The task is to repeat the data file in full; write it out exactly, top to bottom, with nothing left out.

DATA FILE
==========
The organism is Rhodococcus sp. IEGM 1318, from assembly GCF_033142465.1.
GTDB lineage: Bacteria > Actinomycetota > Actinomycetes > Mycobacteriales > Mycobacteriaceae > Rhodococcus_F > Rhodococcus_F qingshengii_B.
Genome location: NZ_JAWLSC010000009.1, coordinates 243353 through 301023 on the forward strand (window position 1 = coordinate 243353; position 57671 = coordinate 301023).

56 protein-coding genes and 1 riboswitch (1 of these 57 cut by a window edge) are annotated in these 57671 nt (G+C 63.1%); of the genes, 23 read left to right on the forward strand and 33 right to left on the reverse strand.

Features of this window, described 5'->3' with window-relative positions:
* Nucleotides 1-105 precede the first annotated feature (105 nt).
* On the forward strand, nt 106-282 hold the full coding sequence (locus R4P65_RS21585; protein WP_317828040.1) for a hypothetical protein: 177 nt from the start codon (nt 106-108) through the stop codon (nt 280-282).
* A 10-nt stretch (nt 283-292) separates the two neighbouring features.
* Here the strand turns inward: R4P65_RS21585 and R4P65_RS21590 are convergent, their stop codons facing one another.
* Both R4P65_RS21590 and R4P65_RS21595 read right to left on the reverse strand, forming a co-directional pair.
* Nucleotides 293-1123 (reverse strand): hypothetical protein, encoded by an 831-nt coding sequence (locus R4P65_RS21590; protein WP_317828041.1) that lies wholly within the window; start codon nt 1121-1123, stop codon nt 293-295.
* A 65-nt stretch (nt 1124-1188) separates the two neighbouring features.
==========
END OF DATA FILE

The organism is Rhodococcus sp. IEGM 1318, from assembly GCF_033142465.1.
GTDB lineage: Bacteria > Actinomycetota > Actinomycetes > Mycobacteriales > Mycobacteriaceae > Rhodococcus_F > Rhodococcus_F qingshengii_B.
Genome location: NZ_JAWLSC010000009.1, coordinates 243353 through 301023 on the forward strand (window position 1 = coordinate 243353; position 57671 = coordinate 301023).

56 protein-coding genes and 1 riboswitch (1 of these 57 cut by a window edge) are annotated in these 57671 nt (G+C 63.1%); of the genes, 23 read left to right on the forward strand and 33 right to left on the reverse strand.

Features of this window, described 5'->3' with window-relative positions:
* Nucleotides 1-105 precede the first annotated feature (105 nt).
* On the forward strand, nt 106-282 hold the full coding sequence (locus R4P65_RS21585; protein WP_317828040.1) for a hypothetical protein: 177 nt from the start codon (nt 106-108) through the stop codon (nt 280-282).
* A 10-nt stretch (nt 283-292) separates the two neighbouring features.
* Here the strand turns inward: R4P65_RS21585 and R4P65_RS21590 are convergent, their stop codons facing one another.
* Both R4P65_RS21590 and R4P65_RS21595 read right to left on the reverse strand, forming a co-directional pair.
* Nucleotides 293-1123 (reverse strand): hypothetical protein, encoded by an 831-nt coding sequence (locus R4P65_RS21590; protein WP_317828041.1) that lies wholly within the window; start codon nt 1121-1123, stop codon nt 293-295.
* A 65-nt stretch (nt 1124-1188) separates the two neighbouring features.